Y Magazine

Travel: Escape to Zanzibar

With Fulk Al Salama lighting up the coastline of Zanzibar, making people smile and reconnect to their shared past with Oman, Hasan al Lawati mingles with the crowds and marvels at the relics.



Illuminating the coastline of Zanzibar with its yellow and emerald lights, Oman’s royal cruise ‘Fulk Al Salamh’ has become the talk of the town in the African island.

From the moment we landed in the small, worn airport, locals kept mentioning the Omani luxury yacht to us.

Locals eagerness to take a closer look at the ship mirrors a deep-rooted tie between the Sultanate and Zanzibar.

The eastern African island, like Oman, is a home to a glittering mixture of ethnicities, as it was once a melting pot of religions and nationalities.

“Zanzibar is African, yet different from Africa. It is Arabian and Persian, yet different from Arabia and Persia; and Indian, yet different from India,” said Ismail Jussa a Zanzibari friend of the American author Robert D Kaplan as quoted in his book Monsoon: The Indian Ocean and the Future of American Power.

I found that to be very true. There is no “ethnic theme” in Zanzibar, it is an organised cultural chaos.

However, the Omani cultural influence is a visible at Stone Town, a historic business hub.

Here, you see many locals sporting Omani headdress and dishdashas.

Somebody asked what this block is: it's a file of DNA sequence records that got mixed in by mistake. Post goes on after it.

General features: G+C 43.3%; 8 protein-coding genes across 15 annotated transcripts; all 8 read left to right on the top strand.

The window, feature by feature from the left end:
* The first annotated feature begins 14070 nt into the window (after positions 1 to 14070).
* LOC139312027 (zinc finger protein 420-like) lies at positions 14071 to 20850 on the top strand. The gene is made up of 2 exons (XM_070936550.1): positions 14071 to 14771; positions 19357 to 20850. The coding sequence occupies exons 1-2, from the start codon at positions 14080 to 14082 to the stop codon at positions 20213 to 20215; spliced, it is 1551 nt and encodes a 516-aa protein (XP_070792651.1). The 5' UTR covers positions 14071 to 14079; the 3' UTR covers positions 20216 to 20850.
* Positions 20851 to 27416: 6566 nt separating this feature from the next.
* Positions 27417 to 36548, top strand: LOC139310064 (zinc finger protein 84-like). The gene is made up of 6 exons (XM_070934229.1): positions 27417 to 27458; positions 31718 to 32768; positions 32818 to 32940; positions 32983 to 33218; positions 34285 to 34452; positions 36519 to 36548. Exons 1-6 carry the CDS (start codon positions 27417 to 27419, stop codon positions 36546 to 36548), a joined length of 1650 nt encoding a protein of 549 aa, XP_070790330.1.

“We used to be one nation, there is so much history between our two countries and you can see that in the architecture of Zanzibar’s old buildings,” Mohammed, a taxi driver told me on our way to the hotel, the first and only Park Hyatt in Africa.

The five-star hotel used to be owned by a rich Arab who challenged his mates to build the biggest house in the island.

After accomplishing his dream in 1847, the businessman named his new home ‘Do not imitate’, and is now registered as a UNESCO world heritage site.

No one knows whether his friends built other houses or if they were demolished later, but Milvas Burnice, marketing communication manager of Park Hyatt says the hotel management renovated the 170 year-old building.

“The owner mixed eggs with soil when he built the house which made it stand still for more than a century,” said Burnice.

While many rich people live in the outskirts of the city, poverty has taken its toll on Stone Town.